Yet she too refused to delve further. Despite admitting that the question had not been resolved in Australia, as it was not raised in argument she concluded: “It is therefore neither necessary nor appropriate to discuss good faith further, particularly having regard to the wider importance of the topic.”. Read more.

    Written by John Wilson, Director, Employment & Workplace Relations, and Kieran Pender, Law Clerk.

    First published in Ethos.

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  • Section 46 of development standards

    Using clause 4.6 of the Standard Instrument to vary development standards

    Councils and developers are continuing to grapple with the process of amending development standards under clause 4.6 of the standard instrument local environmental plans. However, the trend in recent cases, including the recent decision in Zhang v Council of the City of Ryde , has been towards taking a more liberal approach to allowing variations to development standards.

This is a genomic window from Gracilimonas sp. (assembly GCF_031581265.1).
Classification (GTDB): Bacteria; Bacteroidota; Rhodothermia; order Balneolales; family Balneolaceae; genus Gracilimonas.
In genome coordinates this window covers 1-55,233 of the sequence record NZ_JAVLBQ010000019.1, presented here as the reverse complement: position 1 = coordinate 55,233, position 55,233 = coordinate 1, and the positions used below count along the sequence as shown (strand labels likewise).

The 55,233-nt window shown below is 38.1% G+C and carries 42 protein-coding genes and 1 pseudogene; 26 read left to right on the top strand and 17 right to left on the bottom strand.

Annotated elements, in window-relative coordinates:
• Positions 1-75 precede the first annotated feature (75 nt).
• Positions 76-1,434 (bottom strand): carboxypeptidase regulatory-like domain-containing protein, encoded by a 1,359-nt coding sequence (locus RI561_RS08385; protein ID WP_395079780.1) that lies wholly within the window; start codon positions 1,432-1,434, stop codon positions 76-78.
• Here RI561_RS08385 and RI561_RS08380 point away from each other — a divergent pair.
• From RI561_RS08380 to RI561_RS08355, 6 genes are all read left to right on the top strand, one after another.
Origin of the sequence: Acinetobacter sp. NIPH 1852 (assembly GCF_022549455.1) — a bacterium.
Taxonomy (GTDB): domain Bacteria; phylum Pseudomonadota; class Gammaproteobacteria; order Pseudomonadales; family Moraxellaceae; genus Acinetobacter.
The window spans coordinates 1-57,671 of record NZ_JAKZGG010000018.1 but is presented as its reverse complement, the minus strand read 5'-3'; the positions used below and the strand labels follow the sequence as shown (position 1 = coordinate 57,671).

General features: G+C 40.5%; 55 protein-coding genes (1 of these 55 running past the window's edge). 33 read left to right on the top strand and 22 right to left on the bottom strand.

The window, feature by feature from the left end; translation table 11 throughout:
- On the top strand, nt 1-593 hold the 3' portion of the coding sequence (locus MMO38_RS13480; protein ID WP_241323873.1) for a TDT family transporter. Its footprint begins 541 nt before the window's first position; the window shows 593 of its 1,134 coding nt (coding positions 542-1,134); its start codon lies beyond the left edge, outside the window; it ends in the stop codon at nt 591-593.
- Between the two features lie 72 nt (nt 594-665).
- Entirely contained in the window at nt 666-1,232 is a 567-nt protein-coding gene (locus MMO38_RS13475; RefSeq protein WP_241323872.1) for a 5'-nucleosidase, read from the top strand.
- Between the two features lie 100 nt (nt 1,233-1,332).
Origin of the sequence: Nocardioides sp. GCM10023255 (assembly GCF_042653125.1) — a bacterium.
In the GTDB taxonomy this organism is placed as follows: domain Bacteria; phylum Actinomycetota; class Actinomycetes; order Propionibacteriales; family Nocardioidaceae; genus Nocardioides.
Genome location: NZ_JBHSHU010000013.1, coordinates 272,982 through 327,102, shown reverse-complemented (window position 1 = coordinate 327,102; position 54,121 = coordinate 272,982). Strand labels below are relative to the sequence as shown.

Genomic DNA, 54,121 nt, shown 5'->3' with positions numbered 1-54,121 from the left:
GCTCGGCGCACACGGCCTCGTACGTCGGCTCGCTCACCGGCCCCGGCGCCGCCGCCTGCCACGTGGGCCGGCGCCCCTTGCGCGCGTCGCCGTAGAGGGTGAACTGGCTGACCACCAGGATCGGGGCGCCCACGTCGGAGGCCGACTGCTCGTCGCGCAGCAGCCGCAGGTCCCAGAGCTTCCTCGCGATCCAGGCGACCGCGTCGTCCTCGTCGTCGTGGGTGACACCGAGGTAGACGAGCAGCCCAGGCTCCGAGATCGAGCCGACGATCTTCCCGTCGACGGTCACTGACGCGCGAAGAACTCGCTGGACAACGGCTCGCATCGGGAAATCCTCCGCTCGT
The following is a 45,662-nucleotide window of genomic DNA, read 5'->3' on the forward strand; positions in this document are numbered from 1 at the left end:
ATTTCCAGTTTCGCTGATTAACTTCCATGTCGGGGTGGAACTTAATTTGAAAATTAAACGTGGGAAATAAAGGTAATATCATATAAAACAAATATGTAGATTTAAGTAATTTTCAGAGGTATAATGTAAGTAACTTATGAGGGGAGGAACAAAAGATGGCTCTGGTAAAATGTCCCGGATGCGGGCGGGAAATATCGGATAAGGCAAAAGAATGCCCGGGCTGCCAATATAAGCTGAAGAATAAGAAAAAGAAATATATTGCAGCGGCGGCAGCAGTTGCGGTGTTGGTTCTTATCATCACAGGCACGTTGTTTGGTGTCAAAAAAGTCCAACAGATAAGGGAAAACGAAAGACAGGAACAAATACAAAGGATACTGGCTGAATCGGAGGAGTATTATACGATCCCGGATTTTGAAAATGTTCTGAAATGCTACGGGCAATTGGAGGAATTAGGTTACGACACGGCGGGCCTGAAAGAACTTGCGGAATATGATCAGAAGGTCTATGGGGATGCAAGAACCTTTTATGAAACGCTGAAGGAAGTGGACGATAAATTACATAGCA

Clause 4.6

    Clause 4.6 allows a consent authority to grant consent for development, even though the development would contravene a development standard imposed by an environmental planning instrument, where the following requirements are met;

    1. the consent authority has considered a written request from the applicant that seeks to justify the contravention of the development standard by demonstrating:

    a.  that compliance with the development standard is unreasonable or unnecessary in the circumstances of the case, and